Now there are no longer any internet-related services, Lois and I are unable to find work. We now grow much of our own produce in the garden and door-to-door grocers come around each morning to supplement this so we do not need to go into town often. When we do, we come across groups of noisy protestors, no doubt angry about what is going on. It means I have plenty of time on my hands to learn to play my new violin. The first few days are probably agonising for the neighbours. If you’ve ever had a son or daughter learning the instrument, you will understand. The violin in the hands of a novice does not immediately produce sweet music. I suspect Ravi is able to find a way to shut it out but once or twice, I hear the Domingos the other side of us banging on the wall.

In the middle of an episode of Found, Quinn calls round as promised with his trumpets. He plays a pretty little Chet Baker number on a shiny Selmer. Lois is transfixed and decides she wants it.

You can have it for ninety-nine pounds,’ he says. ‘And I’ll even throw in an interesting little primer.’

That’ll be a great help,’ Lois says. ‘No YouTube instruction videos these days, are there? I’ll take it.’

And next week I’ll be round again with a surprise,’ he says. ‘Something a little different.’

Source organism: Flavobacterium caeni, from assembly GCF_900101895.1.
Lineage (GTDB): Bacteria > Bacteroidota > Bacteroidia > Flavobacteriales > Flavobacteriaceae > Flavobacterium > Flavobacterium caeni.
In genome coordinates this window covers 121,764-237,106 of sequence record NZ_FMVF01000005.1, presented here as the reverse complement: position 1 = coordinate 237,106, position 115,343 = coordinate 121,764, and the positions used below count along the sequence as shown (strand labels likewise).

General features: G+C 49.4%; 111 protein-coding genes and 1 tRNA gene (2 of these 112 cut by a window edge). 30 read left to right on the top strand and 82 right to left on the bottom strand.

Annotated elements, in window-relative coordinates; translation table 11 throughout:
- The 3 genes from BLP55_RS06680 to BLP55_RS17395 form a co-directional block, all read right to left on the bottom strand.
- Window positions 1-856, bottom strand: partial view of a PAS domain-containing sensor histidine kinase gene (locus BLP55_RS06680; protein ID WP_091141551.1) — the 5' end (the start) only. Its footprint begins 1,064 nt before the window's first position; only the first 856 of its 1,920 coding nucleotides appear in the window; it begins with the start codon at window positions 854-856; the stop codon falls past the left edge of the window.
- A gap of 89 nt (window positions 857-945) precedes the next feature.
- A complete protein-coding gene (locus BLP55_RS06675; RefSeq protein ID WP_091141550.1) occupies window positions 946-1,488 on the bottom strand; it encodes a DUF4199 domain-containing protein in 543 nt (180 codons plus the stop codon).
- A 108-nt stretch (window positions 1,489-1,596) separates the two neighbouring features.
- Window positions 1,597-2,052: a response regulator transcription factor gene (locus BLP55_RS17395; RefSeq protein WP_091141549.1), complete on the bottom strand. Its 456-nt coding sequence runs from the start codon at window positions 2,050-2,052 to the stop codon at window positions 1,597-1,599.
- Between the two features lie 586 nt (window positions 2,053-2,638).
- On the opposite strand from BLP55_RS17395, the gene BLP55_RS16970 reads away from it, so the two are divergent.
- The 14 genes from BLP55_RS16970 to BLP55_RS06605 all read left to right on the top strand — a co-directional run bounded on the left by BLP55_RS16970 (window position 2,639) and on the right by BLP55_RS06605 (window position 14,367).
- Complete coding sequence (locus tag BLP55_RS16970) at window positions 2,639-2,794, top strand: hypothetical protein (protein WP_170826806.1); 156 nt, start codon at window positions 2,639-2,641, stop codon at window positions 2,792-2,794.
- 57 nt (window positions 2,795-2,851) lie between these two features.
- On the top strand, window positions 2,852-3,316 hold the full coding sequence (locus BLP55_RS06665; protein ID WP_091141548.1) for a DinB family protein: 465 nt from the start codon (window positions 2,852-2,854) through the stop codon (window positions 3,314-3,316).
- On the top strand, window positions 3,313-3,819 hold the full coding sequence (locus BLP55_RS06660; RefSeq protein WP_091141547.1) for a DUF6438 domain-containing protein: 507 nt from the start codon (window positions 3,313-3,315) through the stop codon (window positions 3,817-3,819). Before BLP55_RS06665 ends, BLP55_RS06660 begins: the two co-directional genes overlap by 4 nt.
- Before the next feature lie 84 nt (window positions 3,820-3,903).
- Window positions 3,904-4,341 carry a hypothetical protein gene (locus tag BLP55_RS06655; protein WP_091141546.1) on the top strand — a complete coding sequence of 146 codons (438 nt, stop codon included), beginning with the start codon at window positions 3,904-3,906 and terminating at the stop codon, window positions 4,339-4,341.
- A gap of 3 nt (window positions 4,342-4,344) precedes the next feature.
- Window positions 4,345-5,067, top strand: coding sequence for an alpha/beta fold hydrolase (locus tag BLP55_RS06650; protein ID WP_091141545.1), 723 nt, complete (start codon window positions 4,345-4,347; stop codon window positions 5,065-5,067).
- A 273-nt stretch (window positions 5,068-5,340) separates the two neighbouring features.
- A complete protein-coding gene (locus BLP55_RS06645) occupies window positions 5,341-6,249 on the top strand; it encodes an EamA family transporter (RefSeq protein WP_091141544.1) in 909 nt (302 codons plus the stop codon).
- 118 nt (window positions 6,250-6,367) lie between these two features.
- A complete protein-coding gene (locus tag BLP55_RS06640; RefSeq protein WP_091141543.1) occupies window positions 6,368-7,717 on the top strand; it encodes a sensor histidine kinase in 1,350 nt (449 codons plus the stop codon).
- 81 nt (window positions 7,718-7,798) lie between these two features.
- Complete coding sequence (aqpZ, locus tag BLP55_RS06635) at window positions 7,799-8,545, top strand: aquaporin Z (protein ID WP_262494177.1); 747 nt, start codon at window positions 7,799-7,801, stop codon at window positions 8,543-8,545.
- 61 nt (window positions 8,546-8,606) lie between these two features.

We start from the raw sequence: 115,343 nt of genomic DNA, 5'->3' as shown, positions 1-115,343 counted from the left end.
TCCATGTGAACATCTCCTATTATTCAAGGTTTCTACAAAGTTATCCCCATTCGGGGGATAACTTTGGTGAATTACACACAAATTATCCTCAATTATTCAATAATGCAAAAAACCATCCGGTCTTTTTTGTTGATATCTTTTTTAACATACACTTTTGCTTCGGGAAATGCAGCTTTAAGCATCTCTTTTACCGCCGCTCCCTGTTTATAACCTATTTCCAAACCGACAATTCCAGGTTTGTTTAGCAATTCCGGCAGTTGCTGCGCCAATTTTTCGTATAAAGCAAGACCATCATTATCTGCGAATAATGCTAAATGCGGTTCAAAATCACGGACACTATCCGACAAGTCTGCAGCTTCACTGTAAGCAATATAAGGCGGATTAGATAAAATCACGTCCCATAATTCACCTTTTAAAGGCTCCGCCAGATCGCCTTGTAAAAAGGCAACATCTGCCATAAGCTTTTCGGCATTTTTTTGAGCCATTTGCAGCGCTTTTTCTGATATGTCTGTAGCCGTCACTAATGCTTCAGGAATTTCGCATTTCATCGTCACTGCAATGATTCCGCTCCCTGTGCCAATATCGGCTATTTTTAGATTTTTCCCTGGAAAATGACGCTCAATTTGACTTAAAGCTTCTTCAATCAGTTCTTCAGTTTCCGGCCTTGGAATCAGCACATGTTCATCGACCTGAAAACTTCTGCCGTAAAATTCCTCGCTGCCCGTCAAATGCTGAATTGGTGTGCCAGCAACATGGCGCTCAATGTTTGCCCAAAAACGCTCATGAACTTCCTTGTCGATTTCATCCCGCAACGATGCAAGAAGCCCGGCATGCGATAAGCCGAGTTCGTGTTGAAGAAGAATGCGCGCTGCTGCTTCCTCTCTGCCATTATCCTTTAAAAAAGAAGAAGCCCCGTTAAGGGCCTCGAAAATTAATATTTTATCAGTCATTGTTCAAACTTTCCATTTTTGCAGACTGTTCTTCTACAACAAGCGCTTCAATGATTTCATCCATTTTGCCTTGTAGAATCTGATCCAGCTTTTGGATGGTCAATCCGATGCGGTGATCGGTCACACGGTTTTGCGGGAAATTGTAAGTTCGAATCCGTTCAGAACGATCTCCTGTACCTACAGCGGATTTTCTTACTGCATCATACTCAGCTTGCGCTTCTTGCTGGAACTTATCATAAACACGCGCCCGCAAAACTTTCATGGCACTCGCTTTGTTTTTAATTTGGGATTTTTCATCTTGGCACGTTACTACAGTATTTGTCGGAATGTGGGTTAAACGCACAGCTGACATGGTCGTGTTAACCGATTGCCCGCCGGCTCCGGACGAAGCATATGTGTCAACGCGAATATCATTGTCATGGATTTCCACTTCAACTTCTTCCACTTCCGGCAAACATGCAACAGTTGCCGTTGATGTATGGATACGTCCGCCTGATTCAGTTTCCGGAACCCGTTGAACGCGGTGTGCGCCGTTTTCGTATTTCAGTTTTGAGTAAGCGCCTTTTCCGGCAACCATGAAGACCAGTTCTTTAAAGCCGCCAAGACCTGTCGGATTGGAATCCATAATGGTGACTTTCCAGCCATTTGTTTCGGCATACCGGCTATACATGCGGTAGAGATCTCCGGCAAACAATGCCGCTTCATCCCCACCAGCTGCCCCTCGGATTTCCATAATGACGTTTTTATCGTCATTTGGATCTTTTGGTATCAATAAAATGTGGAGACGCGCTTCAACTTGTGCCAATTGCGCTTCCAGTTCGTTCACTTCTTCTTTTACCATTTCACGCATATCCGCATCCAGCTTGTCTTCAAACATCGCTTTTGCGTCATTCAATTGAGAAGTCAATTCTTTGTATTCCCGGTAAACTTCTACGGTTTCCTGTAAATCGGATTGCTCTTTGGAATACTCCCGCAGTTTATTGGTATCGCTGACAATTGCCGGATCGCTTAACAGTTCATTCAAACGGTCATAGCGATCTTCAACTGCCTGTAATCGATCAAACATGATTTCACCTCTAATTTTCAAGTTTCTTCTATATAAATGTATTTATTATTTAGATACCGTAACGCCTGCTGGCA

I make slow but steady progress on the violin but with her somewhat unusual primer, Lois’s trumpet playing comes on in leaps and bounds. In no time at all, she masters, Should I Stay or Should I Go and Rock the Casbah. The Domingos appear to be enjoying these Clash numbers as we hear no further knocking on the wall.

Without warning, television goes off the air. All the channels show static. None of our friends or neighbours has any information about what has happened. Who is behind it? What is their aim? At first, the hope is that the blackout is temporary but it continues day after day. There is no way of knowing but it gradually becomes apparent that it is a worldwide phenomenon. It looks like TV will not be back anytime soon.

Lois and I start going to bed at nine o’clock. It is often difficult to sleep though as more and more people knock at the door with goods for sale. Without the internet or television, perhaps there is nothing left for folks to do with their spare time but life-launder. We debate whether we ought to do the same. Should we have a big clear out? Should we get a handcart and go door-to-door, selling some of the teapots Lois has collected over the years and my model aeroplanes?

Where have you been?’ Quinn says. ‘I’ve called round several times.’

We don’t answer the door after three in the afternoon,’ I say. ‘Too many people selling things and we don’t need anything else. We don’t have room.’

You’ll want this,’ Quinn says. ‘I’ve been saving it for you.’

He opens his bag and pulls out the most curious musical instrument I’ve ever seen. It is shaped a little like a violin but has a silver crank at the butt end. Its strings appear to be covered by an ornate wooden board and it has a small but prominent keyboard on the underside of this. It is a work of art.

What is it?’ I say.

It’s a hurdy gurdy,’ Quinn says.

With this, he deftly knocks out an old English folk tune. So far as I can gather, the crank works like a bow and the keyboard blocks the strings to produce notes.

Ninety-nine pounds and it’s yours,’ he says. ‘You might find it a little tricky at first but I’m sure you’ll get the hang of it. No primer for this one, I’m afraid.’